After Sharapova drug scandal, Serena Williams will be world’s highest paid female athlete
Jay Scott Smith, theGrio | 3/10/2016, 12:20 p.m.
Serena Williams has won 21 major tennis championships, an Olympic Gold medal, and is coming off of a year where she came within a hair of sweeping tennis’s Grand Slam.
She was named Sports Illustrated’s Sportsperson of the Year, beating out former UFC champion Ronda Rousey and NBA MVP Steph Curry. She has been the single most dominant force in sports – at one stretch winning 53 of 56 matches.
So why will it take a failed drug test for her to become sports’ highest grossing female athlete?
Maria Sharapova, the Russian tennis star who at one point was considered Williams’ chief rival, has spent 11 years in the No. 1 spot with Serena hot on her heels the last few years.
On the court, Sharapova is a former No. 1 player and five-time Grand Slam winner. But when it comes time for her to face Serena, you might as well fit her for a Philadelphia 76ers jersey.
Sharapova is a stunning 2-19 in her career against Serena, including 18 straight losses. Her last win against Serena came in 2004.
Despite all of this, Sharapova earned nearly $30 million last year in endorsements and on-court purses compared to Serena’s $24 million. That streak looks to be coming to an end announcing on Monday that she had tested positive for the recently banned substance meldonium during the Australian Open.
The announcement, in which Sharapova copped to taking the drug for 10 years, set off a string of her most high profile sponsors, including Nike, Swiss watchmaker TAG Heuer, and Porsche either suspending or terminating their partnerships.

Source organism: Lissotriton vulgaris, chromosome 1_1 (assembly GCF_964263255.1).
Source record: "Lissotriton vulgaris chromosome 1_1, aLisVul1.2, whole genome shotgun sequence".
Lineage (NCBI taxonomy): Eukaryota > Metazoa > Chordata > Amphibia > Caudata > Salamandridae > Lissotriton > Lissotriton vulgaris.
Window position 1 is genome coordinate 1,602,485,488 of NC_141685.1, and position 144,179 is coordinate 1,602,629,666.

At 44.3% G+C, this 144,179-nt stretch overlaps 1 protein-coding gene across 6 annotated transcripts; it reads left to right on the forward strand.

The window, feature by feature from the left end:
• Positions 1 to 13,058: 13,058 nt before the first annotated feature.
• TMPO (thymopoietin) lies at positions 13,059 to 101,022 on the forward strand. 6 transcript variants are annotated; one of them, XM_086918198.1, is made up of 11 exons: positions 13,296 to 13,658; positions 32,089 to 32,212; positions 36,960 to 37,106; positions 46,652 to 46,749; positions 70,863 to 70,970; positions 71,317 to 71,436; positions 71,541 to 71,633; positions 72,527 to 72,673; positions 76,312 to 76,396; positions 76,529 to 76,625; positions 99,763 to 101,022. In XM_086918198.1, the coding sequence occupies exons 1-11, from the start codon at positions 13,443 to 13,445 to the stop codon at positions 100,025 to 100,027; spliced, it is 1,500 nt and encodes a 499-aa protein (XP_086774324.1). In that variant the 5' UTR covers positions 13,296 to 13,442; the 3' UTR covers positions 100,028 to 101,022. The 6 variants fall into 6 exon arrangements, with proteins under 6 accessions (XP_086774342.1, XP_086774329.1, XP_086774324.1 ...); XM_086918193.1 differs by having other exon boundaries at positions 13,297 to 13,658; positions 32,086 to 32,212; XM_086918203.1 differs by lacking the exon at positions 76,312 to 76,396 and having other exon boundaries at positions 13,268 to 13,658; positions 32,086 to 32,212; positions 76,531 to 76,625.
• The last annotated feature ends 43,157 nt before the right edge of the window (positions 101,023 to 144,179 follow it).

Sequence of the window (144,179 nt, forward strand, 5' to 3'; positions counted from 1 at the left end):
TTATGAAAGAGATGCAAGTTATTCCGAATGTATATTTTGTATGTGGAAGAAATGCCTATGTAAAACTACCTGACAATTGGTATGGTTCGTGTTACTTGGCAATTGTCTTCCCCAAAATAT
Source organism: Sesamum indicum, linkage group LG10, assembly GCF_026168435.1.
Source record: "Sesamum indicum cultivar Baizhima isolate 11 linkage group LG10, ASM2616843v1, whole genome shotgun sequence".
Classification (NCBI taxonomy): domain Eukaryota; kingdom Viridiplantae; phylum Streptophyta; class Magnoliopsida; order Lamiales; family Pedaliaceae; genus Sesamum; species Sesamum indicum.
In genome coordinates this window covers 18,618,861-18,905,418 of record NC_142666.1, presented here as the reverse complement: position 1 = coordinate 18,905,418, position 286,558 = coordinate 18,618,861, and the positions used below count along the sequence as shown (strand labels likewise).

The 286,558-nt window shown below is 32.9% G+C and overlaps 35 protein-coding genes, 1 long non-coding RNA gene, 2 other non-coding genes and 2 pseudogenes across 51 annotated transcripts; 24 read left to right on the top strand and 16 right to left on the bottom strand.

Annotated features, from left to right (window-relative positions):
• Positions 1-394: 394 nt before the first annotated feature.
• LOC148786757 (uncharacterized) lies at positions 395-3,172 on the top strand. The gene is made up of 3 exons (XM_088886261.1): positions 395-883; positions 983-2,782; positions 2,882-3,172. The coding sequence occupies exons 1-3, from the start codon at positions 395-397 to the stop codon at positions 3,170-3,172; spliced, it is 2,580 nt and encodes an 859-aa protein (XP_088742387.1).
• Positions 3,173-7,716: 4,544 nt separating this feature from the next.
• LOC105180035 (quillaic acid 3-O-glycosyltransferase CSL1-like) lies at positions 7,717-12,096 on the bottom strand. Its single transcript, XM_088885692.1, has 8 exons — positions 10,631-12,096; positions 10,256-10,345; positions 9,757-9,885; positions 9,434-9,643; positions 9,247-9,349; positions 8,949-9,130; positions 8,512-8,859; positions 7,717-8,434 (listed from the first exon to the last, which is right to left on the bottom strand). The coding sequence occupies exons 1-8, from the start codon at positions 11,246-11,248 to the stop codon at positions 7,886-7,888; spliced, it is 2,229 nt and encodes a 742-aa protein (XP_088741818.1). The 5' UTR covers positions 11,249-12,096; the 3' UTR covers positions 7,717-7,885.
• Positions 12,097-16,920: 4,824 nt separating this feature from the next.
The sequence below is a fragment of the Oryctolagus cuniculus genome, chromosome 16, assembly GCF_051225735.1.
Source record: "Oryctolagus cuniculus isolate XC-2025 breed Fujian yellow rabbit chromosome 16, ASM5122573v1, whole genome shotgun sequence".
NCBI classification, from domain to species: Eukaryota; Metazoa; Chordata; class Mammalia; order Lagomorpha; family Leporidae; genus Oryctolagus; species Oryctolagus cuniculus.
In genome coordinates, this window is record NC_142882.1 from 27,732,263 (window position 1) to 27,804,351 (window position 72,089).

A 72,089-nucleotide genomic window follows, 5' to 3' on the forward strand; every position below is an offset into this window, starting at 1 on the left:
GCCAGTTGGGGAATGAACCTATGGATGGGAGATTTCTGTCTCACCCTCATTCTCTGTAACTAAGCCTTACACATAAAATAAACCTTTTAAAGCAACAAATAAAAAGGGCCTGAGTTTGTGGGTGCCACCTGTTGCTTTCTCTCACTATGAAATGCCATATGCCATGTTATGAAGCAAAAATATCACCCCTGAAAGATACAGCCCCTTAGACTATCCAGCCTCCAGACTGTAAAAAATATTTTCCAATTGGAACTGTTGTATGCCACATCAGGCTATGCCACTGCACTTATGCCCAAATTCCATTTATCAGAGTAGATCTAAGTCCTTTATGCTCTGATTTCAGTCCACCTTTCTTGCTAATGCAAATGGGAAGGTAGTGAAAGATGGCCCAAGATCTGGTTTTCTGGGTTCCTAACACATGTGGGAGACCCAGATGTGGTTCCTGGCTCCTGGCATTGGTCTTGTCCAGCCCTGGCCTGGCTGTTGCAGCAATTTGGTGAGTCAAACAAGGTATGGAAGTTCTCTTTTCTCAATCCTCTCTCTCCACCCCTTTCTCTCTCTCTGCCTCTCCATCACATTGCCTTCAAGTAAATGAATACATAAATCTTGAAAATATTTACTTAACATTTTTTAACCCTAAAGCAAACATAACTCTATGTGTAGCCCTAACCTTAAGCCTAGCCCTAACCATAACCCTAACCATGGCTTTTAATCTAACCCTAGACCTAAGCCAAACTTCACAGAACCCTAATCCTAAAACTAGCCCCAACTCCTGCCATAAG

The question still remains to how, despite being the most dominant female athlete on the planet, Serena Williams has never topped the women’s money list?
As much as you want to believe that being a dominant athlete and a winner translates to big endorsement dollars – with male athletes such as Michael Jordan, Tiger Woods, LeBron James, and Curry being prime examples – on the women’s side, image is still everything.
While Serena’s an inspiration to young women all over the world, it has only started to make an imprint on Madison Ave. in recent years. Williams told the New York Times Magazine last year that she’s good with where she is and won’t force a company to get behind her.
“If they want to market someone who is white and blond, that’s their choice,” she said. “I have a lot of partners (JPMorgan Chase, Wilson Sporting Goods, Pepsi and Nike) who are very happy to work with me.
“I can’t sit here and say I should be higher on the list because I have won more,” she added “I’m happy for [Sharapova], because she worked hard, too. There is enough at the table for everyone.”
Williams’ situation compares to another dominant tennis player who lagged behind in endorsements: Martina Navratilova.
Navratilova was one of the most dominant players of the 1970s and 80s, but lagged behind her rival Chris Evert in endorsements largely because companies were not embracing openly gay athletes back then.